Recently, NVIDIA officially unveiled the next generation GPU architecture “Ampere”, one of the first products is AI artificial intelligence and ML machine learning system DGX A100, equipped with up to eight ampere architecture A100 GPU, and a very low-key two AMD 64 core Dragon processor. Today, AMD officially unveiled the answer, two top-of-the-line Dragon 7742, the same 64 core 128 thread, the base frequency is slightly lower than 2.25GHz, but the maximum acceleration is 3.4GHz, while the thermal design power consumption control at 225W – the official price of $6950.
AMD’s notification emphasizes that the second generation of Dragon processors is the world’s first and only x86 architecture server processor that supports the PCIe 4.0 bus, providing up to 128 PCIe 4.0 channels per processor to support high-performance computing and high-speed connectivity to other devices such as GPUs.
According to the data, the NVIDIA DGX A100 system is also equipped with PCIe 4.0 NVMe SSD with up to 15TB capacity, but the specific brand and product information is still unclear.
With superior specifications and performance, relatively low prices, AMD II Is a lot of high-performance computing systems, especially the Dragon 7742 can be a star product, especially the world’s super-fast two billion sub-prime supercomputers, EI Frontier Captian, have the second generation of Dragon, and AMD Radeon Instinct acceleration card.
Other supercomputers for AMD II Dragon are:
– HLRS “HAWK”:
The Stuttgart High Performance Computing Center (HLRS) has selected the DDN EXAScaler and its IME scale-out flash memory system to support the new flagship supercomputer system Hawk.
Hawk enables scientists and engineers to study larger, more complex phenomena while supporting data-intensive workflows that combine big data analytics, deep learning, and simulation.
Hawk is part of the HPE Apollo 9000 system, one of the world’s ultra-fast supercomputers, and one of the most versatile systems in Europe for scientific and industrial computing.
– BIG RED 200:
Indiana University has deployed the Big Red 200, one of the nation’s top supercomputers, to support advanced research in artificial intelligence, machine learning, data analytics, science and medical research. The system replaces the highly successful Big Red 200 II Cray supercomputer, which operates more than 60 000 billion times per second. In addition to AMD II Dragon, it is also equipped with the Tensor Core GPU with NVIDIA Ampere architecture.
– NEC SX-AURORA TSUBASA:
German weather service Deutsche Wetterdienst (DWD) has chosen NEC to build the 50 million euro vector supercomputer, which is expected to be six times faster than DWD’s current supercomputer and more powerful than the supercomputers used by the Met Office in the UK and France.
NEC SX-Aurora TSUBASA supports monitoring, analysis and prediction in the process of meteorological and climate change, as does complex forecasting and early warning services in the event of severe climate events.
– ETH ZURICH EULER VI:
The Federal Institute of Technology in Zurich (ETH Zurich) uses the second generation AMD EPYC 7742 processor in its Euler VI system.
– Dell EXPANSE:
The San Diego Supercomputer Center (SDSC) has chosen Dell to build its next-generation supercomputer, Expanse, and is expected to deploy in mid-2020, promising to deliver the highest performance of 5 petaflops (trillionfloat slotted-per-second operations).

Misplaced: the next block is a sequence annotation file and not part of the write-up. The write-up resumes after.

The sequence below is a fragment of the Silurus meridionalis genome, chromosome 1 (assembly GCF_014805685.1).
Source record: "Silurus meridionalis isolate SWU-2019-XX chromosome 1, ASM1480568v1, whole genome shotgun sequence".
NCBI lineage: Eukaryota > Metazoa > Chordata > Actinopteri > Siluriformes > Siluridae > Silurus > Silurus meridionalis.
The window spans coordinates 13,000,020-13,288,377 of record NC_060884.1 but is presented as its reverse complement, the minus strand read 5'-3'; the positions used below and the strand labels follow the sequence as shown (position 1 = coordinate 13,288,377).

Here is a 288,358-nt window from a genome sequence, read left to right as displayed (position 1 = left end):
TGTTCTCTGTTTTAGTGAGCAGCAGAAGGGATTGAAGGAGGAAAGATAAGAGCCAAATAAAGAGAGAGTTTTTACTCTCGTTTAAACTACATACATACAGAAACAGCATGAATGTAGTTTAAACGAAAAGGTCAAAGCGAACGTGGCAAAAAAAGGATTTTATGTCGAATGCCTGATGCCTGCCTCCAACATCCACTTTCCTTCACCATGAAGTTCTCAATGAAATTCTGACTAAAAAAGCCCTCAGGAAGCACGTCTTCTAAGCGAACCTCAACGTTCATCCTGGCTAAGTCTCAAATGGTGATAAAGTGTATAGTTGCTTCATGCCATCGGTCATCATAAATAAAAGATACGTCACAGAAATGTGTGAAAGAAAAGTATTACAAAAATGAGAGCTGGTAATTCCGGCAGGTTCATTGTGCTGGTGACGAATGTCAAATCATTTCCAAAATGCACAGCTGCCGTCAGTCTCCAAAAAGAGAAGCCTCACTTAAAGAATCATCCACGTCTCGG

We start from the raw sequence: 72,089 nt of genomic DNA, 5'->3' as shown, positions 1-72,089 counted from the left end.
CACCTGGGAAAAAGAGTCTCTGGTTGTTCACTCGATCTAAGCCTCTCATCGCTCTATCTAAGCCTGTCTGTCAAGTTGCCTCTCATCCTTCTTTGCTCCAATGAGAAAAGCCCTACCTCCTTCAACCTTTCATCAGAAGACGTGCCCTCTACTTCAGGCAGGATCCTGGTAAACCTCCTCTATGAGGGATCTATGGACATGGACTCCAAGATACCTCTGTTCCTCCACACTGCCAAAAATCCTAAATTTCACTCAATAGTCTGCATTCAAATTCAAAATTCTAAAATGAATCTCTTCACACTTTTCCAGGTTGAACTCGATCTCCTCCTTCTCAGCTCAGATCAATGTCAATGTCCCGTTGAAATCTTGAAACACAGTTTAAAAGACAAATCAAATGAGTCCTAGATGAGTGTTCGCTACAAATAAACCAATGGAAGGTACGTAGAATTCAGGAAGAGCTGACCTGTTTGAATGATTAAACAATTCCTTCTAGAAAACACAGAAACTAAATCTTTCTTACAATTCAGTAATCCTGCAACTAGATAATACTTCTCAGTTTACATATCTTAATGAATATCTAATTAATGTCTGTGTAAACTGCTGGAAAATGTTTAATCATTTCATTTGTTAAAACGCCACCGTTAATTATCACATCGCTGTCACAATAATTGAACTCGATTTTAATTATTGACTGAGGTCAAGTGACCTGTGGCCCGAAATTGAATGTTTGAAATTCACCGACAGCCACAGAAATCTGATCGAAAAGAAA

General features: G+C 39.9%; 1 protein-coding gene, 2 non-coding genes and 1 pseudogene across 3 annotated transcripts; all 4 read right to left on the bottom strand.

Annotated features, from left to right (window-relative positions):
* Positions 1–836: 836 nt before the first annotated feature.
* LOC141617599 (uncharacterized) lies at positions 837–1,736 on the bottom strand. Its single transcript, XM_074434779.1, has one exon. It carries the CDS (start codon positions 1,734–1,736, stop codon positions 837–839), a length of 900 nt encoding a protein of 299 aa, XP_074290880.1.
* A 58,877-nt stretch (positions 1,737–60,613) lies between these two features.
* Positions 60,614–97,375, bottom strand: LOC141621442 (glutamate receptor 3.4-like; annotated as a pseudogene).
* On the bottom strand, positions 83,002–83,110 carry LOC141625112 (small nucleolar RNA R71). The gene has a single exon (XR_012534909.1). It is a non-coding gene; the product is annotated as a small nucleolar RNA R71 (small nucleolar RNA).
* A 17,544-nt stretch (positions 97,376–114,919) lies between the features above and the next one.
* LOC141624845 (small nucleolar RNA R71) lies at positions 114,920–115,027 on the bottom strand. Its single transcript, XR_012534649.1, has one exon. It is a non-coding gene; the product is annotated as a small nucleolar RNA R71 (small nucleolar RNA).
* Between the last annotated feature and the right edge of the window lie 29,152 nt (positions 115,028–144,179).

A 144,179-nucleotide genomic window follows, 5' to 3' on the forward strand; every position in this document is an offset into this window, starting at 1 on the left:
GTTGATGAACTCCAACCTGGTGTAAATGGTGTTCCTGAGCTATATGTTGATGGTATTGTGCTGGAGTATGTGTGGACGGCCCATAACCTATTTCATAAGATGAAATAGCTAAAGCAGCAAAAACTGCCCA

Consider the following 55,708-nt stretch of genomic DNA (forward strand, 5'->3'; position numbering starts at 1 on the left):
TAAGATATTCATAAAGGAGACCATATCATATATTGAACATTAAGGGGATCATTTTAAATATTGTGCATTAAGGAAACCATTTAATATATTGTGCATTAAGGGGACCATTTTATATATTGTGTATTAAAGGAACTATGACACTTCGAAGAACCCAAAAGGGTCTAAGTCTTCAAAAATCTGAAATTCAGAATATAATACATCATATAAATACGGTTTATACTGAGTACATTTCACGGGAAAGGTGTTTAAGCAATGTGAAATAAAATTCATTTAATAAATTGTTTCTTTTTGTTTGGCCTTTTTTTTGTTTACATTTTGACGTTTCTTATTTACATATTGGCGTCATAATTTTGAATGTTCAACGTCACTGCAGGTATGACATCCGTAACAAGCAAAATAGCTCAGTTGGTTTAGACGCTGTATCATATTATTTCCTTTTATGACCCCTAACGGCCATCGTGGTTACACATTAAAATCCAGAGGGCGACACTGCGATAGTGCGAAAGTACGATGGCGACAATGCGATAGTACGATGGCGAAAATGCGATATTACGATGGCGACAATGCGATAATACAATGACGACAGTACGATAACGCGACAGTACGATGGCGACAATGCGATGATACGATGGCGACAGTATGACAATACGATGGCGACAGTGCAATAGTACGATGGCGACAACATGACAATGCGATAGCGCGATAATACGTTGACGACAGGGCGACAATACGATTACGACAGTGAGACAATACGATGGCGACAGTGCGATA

The system will help thousands of researchers accelerate the process of discovery in the fields of astronomy, molecular dynamics, machine learning and artificial intelligence.
– CRAY ARCHER2:
Cray and HPE have been awarded 48 million euros to expand the high-performance computing power of the UK’s National Research and Innovation Agency (UKRI) with Cray’s next-generation Shasta supercomputer.
THE ARCHER2 SUPERCOMPUTER WILL BE EQUIPPED WITH SLINGSHOT INTERCONNECT, CRAY CLUSTERSTOR HIGH-PERFORMANCE STORAGE, THE CRAY SHASTA SOFTWARE PLATFORM, AND THE SECOND GENERATION AMD EPYC PROCESSOR, WHICH WILL BE 11 TIMES THE PERFORMANCE OF ITS PREDECESSOR, ARCHER.
ARCHER2 will be the first Shasta system announced at EMEA (European Middle East and Africa) and the second in the world for academic research.
– CRAY VULCAN:
The British Atomic Weapons Institute (AWE) chose Cray, HPE, and used the Cray Shasta supercomputer to keep Britain safe.
The AWE Vulcan supercomputer will be equipped with a Shasta supercomputer with performance expected to exceed 7PFlops, with architectures including Cray Slingshot Interconnect, second-generation AMD EPYC processor, Cray ClusterStor Luster storage, and I/O performance of nearly 100GB per second.
France’s National High Performance Computing Organization (GENCI) and Atos announced the world’s first operational supercomputer, Joliot-Curie, based on the Atos BullSequana XH2000 solution, with continuous performance improvements that have so far exceeded 5PFlops, ranking 59th in the world.
– ATOS BULLSEQUANA XH2000:
The French Meteorological Agency (M?t?o-France) has selected two BullSequana XH2000 supercomputers from Atos, based on a second-generation AMD EPYC processor, which can more than five times more computing power than current solutions and help it make more scientific breakthroughs in weather forecasting.
Each new supercomputer can handle more than 1 trillion operations per second and is one of the world’s most powerful supercomputers for meteorological research.
– CRAY HPC11:
The AFLCMC’s Joint Oak Ridge National Laboratory (ORNL) procured cray HPC11, a Cray Shasta supercomputing system provided by Cray, under a contract value of $25 million.
The HPC11 supercomputer will provide more accurate weather forecasts for the actions of the U.S. Air Force and Army around the world. The HPC11 will be one of the first supercomputing systems for military weather forecasting with a second-generation AMD EPYC processor.